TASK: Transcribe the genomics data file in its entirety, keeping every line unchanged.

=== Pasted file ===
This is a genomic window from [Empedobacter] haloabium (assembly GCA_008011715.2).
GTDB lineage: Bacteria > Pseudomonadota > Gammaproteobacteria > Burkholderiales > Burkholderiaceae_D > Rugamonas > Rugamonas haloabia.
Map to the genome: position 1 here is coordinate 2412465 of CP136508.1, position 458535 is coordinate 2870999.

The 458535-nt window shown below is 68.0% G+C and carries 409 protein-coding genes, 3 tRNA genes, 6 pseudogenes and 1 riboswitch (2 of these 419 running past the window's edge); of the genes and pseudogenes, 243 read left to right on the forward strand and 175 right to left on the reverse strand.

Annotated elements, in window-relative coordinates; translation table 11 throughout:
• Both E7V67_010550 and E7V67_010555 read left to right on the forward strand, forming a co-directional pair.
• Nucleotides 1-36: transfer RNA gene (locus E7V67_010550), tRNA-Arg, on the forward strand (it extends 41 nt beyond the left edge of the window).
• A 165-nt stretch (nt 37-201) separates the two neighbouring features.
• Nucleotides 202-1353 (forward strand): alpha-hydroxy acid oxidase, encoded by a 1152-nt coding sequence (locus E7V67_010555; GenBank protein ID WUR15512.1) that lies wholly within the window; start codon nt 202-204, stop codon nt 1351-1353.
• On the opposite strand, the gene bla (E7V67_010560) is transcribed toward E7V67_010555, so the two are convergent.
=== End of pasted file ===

This is a genomic window from [Empedobacter] haloabium (assembly GCA_008011715.2).
GTDB lineage: Bacteria > Pseudomonadota > Gammaproteobacteria > Burkholderiales > Burkholderiaceae_D > Rugamonas > Rugamonas haloabia.
Map to the genome: position 1 here is coordinate 2412465 of CP136508.1, position 458535 is coordinate 2870999.

The 458535-nt window shown below is 68.0% G+C and carries 409 protein-coding genes, 3 tRNA genes, 6 pseudogenes and 1 riboswitch (2 of these 419 running past the window's edge); of the genes and pseudogenes, 243 read left to right on the forward strand and 175 right to left on the reverse strand.

Annotated elements, in window-relative coordinates; translation table 11 throughout:
• Both E7V67_010550 and E7V67_010555 read left to right on the forward strand, forming a co-directional pair.
• Nucleotides 1-36: transfer RNA gene (locus E7V67_010550), tRNA-Arg, on the forward strand (it extends 41 nt beyond the left edge of the window).
• A 165-nt stretch (nt 37-201) separates the two neighbouring features.
• Nucleotides 202-1353 (forward strand): alpha-hydroxy acid oxidase, encoded by a 1152-nt coding sequence (locus E7V67_010555; GenBank protein ID WUR15512.1) that lies wholly within the window; start codon nt 202-204, stop codon nt 1351-1353.
• On the opposite strand, the gene bla (E7V67_010560) is transcribed toward E7V67_010555, so the two are convergent.